Not just known for their race cars, Alfa Romeo also collaborated with some of the most famous of Italian car designers to make some of the most beautiful cars ever seen.
Carlo Castagna founded his company in 1849, on the ashes of Mainetti & Orseniga, among the most celebrated exponents of Italian coachbuilding. It was with motor cars, above all those of high class, that the firm stepped up: Benz, Fiat, Isotta, Fraschini, Hispano Suiza, and above all, ALFA. During the First World War when ALFA became Alfa Romeo, the reins passed from Carlo to his son Ercole who in 1919 was to make the company the leading and most modern Italian coachbuilder: “The factory of dreams , which confers elegance upon speed”, according to Gabriele D’Annunzio. The relationship with the Portello became even closer: the first Alfa bodies designed in-house were also designed by Castagna. However, in the post-war years the automotive world changed profoundly and Castagna, like many others, closed its doors in 1954, by shich time the craft skills of the 6C had given way to the industrialised production of the Giulietta.
Founded in 1926 in Milan, not far from the Portello, on the ashes of the Falco firm of Vittorio Ascari, brother of the great Antonio, who was now in business with Felice Bianchi Anderloni and Gaetano Ponzoni. The fight against weight led the firm to acquire the Weymann patent while the struggle against the wind made it one of the most active in aerodynamic research. All this came together in the Superleggera patent: steel tubes in place of wooden ribs, thin aluminium instead of “pegamoide” imitation leather and a style that was to mark an era and overturn the rules of coachbuilding, dominating both racing and the concours d’elegance. Touring worked alongside Alfa Romeo through the 1960s, masterpiece after masterpiece. From the 6C 1750 to the immortal 8C 2900, from Villa d’Este to the 2600 Spider. However, it also failed the challenge of industrialisation.
Born in 1968 as SIRP (Società Italiana Realizzazione Prototipi) for the Alfasud project, Italdesign was to become one of the most active styling and engineering firms in the automotive world. Its roots lay with its founder, one of the greatest names in car design: Giorgetti Giugiaro. It was he, when he was still very young and under the aegis of Nuccio Bertone, who traced the immortal lines of the 2000 Sprint and, above all, the Giulia Sprint GT. Once he was working on his own with Italdesign, his success was overwhelming: the production numbers of the cars designed and Moncalieri were sufficient themselves to measure the capabilities of the company. From the Alfasud to the Alfetta GT , from the dream cars of the Seventies to the Brera and the 159 of the new millennium, Italdesign and Alfa Romeo were to cover much ground together.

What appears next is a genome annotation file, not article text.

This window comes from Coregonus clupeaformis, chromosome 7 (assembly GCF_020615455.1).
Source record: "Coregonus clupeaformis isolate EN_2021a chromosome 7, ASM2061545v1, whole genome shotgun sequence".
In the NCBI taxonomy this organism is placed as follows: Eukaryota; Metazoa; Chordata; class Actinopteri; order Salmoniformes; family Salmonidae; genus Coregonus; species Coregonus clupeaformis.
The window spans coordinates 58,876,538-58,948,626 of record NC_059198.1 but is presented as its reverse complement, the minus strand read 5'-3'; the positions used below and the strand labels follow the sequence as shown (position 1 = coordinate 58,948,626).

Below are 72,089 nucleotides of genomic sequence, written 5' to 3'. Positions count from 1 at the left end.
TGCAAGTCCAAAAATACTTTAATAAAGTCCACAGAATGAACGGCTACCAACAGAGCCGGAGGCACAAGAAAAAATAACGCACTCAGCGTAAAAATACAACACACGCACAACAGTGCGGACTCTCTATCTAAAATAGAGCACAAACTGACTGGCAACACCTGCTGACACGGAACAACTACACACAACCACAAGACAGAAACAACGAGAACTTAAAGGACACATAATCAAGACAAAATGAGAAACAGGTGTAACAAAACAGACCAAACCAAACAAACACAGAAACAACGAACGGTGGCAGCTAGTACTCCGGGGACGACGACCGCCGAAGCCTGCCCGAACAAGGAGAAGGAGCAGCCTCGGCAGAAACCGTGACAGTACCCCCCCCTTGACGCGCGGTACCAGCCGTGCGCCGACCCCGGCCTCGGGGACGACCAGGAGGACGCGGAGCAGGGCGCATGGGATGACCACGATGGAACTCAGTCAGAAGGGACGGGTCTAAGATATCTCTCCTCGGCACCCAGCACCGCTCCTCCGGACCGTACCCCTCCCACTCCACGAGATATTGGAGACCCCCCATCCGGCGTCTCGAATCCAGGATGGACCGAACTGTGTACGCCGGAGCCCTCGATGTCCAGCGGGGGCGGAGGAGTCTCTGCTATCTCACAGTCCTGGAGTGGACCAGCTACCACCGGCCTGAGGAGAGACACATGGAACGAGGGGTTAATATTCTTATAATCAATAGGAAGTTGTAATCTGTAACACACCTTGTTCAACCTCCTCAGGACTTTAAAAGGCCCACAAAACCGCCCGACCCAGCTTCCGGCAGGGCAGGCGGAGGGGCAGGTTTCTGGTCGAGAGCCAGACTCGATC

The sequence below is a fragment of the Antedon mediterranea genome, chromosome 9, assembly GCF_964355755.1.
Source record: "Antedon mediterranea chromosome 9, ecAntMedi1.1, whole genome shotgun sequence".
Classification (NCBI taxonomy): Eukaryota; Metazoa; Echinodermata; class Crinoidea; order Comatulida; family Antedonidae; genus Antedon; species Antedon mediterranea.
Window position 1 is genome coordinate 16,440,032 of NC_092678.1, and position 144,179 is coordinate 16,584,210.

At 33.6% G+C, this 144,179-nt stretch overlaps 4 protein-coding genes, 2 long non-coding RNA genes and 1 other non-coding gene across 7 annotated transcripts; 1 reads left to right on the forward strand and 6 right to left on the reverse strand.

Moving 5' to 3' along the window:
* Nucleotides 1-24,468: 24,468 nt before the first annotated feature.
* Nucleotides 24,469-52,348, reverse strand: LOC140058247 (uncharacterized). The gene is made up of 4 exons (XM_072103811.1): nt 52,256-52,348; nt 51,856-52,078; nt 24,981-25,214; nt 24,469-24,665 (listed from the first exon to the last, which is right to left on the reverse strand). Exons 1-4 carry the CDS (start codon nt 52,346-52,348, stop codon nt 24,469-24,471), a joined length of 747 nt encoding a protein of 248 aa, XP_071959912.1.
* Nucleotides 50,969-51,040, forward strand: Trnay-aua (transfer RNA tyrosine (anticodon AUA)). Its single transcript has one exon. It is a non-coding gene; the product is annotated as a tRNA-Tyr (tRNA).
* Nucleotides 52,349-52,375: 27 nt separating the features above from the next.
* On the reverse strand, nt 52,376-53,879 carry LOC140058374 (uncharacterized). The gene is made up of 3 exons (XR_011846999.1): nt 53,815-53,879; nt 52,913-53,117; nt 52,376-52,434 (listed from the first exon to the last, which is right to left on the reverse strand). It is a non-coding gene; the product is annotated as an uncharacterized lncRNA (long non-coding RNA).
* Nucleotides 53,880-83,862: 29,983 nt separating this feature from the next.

There is a family behind Zagato; Ugo, Elio, Gianni, and today Andrea. A company born in 1919, drawing on the founder’s experience in the aeronautical field: slim frames in steel instead of wood, light paneling in aluminium in place of steel and a functional, essential approach to coachwork, strongly orientated towards the world of racing. The designs of the Twenties and Thirties were legendary, from the 1900 SSZ to the Giulietta SZ and through to the Giulia TZ and TZ2. Not just lightness, but also in-depth aerodynamic research. A few decades later the world changed and there was now little room for coachbuilders: Zagato transformed itself into an “atelier” devoted to bespoke one-offs, like once upon a time. But not before having launched the SZ & RZ.
Battista “Pinin” Farina, after gaining experience in the family firm, set up on his own in 1930 giving rise to a now legendary marque, a synonym of Italian style on four wheels. The search for elegance and aerodynamic efficiency before the Second World War, then the great challenges of the post-war years, from the Paris show “protest” to the transformation into a major manufacturer now under the Pininfarina name. In the meantime, with the Cisitalia 202, all the rules were broken and out of the marriage of the great traditions of Italian coachbuilding and the demands of mass production was born a new idea of style. From the pre-war 6C to the Giulietta Spider, from the Duetto to the 164, there were countless successful collaborations between Alfa Romeo and Pininfarina that challenged the great changes, innovated, astonished and gave rise to timeless masterpieces.
Among the first to intuit the potential of automotive coachwork, in 1934 Giovanni Bertone was to decide to hand over the reins of the company founded in 1912 to his second son Nuccio, who was to make it one of the greatest names of the Italian school. A great talent scout, Nuccio was to produce designs by the likes of Franco Scaglione, Marcello Gandini and Giorgetto Giugiaro and see cars such as the Giulietta Sprint, Sprint GT and the Carabo leaving his factory. To mention just a few. over the years, Bertone was to become a solid industrial concern, but was unable to adapt to the great changes that shook the automotive world at the end of the millennium.